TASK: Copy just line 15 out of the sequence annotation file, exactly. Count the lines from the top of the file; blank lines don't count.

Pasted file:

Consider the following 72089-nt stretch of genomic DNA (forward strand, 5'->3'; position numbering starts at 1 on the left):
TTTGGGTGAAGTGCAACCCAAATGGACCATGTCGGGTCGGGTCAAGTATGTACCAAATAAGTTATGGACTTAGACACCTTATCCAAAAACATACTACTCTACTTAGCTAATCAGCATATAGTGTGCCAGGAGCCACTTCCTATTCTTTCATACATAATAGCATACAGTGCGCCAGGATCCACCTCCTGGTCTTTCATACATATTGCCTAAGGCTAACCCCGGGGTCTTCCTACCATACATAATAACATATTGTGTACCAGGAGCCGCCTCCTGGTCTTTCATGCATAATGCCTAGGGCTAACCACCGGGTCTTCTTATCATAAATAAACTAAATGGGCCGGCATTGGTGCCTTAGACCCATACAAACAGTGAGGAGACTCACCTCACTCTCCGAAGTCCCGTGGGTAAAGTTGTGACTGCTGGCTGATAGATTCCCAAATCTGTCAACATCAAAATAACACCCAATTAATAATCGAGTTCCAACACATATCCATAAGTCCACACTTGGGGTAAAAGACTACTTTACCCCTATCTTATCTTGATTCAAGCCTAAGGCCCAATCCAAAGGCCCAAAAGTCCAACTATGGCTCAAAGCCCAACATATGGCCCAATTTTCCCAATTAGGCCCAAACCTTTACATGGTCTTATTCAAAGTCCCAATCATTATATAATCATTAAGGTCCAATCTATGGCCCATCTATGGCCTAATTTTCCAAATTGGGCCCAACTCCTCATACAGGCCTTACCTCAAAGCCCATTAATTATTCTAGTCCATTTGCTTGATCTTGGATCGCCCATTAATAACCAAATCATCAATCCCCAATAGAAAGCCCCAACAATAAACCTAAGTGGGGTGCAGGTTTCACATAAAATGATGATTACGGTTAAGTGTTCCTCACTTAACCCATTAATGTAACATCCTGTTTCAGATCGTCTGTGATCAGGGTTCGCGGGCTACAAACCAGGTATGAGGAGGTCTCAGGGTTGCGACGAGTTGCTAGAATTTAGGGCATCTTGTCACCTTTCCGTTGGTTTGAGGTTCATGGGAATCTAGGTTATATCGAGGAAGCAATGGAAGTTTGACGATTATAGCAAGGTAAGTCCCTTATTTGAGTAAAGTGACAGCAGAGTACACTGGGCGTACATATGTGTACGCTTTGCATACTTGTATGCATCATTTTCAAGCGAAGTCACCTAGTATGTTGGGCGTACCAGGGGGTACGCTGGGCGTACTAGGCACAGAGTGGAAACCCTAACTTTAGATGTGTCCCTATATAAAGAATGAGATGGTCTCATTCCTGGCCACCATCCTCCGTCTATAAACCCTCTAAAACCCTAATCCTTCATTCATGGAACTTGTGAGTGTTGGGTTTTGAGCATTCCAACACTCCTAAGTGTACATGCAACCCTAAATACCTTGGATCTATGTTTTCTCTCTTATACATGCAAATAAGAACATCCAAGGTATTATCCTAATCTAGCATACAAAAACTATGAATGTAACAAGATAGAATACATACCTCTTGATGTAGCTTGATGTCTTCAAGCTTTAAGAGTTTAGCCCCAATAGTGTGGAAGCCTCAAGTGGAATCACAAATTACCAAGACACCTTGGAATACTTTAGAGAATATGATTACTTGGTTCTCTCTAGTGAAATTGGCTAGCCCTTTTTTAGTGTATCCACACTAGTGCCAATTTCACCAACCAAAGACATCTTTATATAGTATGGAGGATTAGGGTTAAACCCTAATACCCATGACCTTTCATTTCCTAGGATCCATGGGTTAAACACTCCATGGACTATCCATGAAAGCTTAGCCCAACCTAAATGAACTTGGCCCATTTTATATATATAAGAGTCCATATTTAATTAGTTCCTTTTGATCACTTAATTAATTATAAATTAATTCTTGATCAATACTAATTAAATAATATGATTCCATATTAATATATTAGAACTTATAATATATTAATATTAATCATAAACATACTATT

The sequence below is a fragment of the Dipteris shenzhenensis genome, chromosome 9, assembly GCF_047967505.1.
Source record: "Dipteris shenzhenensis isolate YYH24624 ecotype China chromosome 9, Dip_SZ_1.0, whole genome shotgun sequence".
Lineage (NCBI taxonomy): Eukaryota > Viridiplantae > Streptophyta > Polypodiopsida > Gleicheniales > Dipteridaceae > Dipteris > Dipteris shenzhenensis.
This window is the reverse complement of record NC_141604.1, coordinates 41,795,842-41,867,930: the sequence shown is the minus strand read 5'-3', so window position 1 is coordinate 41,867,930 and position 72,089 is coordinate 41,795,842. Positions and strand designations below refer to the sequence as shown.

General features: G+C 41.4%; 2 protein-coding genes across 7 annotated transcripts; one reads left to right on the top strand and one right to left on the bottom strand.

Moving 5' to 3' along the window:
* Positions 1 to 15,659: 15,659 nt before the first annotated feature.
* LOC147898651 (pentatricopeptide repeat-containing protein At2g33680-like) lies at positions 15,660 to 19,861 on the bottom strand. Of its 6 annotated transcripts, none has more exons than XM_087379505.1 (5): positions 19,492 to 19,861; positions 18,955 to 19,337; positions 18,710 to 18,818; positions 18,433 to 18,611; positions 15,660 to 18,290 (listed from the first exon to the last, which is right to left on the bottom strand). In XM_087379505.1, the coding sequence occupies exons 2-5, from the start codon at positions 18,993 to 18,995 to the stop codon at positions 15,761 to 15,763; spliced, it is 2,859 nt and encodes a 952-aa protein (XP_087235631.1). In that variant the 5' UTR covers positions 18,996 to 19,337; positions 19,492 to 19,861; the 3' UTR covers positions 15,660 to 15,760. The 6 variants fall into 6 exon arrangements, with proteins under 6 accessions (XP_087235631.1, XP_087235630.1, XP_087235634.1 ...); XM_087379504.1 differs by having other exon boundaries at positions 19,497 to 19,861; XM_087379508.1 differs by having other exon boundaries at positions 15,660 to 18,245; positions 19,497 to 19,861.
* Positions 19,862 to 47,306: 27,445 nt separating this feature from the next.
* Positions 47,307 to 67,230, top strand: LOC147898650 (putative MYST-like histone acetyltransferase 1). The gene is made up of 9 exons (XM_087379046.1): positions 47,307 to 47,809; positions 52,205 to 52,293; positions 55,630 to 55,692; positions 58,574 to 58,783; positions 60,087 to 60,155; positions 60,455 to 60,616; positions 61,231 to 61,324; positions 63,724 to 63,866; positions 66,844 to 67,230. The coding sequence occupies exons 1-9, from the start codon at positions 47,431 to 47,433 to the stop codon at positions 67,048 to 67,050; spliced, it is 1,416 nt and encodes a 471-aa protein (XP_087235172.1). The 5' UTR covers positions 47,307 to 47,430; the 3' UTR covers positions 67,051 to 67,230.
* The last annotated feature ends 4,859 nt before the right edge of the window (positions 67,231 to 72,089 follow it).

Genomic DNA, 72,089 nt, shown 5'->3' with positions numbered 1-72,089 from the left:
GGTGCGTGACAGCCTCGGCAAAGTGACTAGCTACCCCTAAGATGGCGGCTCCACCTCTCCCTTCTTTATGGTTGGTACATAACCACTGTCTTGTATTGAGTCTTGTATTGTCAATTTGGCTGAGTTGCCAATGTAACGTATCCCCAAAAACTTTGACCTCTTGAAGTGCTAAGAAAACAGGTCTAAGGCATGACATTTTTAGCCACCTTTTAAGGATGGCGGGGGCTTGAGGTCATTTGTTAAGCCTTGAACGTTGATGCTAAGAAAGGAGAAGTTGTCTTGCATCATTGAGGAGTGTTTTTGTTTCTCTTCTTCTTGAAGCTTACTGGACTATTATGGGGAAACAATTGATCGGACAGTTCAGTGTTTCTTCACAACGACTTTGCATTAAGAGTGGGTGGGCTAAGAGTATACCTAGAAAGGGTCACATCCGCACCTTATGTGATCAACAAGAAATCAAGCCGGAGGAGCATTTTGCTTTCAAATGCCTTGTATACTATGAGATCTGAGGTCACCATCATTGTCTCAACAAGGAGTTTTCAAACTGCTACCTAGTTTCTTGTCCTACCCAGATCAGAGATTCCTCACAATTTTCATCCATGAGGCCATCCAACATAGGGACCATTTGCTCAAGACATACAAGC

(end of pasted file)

GGTGCGTGACAGCCTCGGCAAAGTGACTAGCTACCCCTAAGATGGCGGCTCCACCTCTCCCTTCTTTATGGTTGGTACATAACCACTGTCTTGTATTGAGTCTTGTATTGTCAATTTGGCTGAGTTGCCAATGTAACGTATCCCCAAAAACTTTGACCTCTTGAAGTGCTAAGAAAACAGGTCTAAGGCATGACATTTTTAGCCACCTTTTAAGGATGGCGGGGGCTTGAGGTCATTTGTTAAGCCTTGAACGTTGATGCTAAGAAAGGAGAAGTTGTCTTGCATCATTGAGGAGTGTTTTTGTTTCTCTTCTTCTTGAAGCTTACTGGACTATTATGGGGAAACAATTGATCGGACAGTTCAGTGTTTCTTCACAACGACTTTGCATTAAGAGTGGGTGGGCTAAGAGTATACCTAGAAAGGGTCACATCCGCACCTTATGTGATCAACAAGAAATCAAGCCGGAGGAGCATTTTGCTTTCAAATGCCTTGTATACTATGAGATCTGAGGTCACCATCATTGTCTCAACAAGGAGTTTTCAAACTGCTACCTAGTTTCTTGTCCTACCCAGATCAGAGATTCCTCACAATTTTCATCCATGAGGCCATCCAACATAGGGACCATTTGCTCAAGACATACAAGC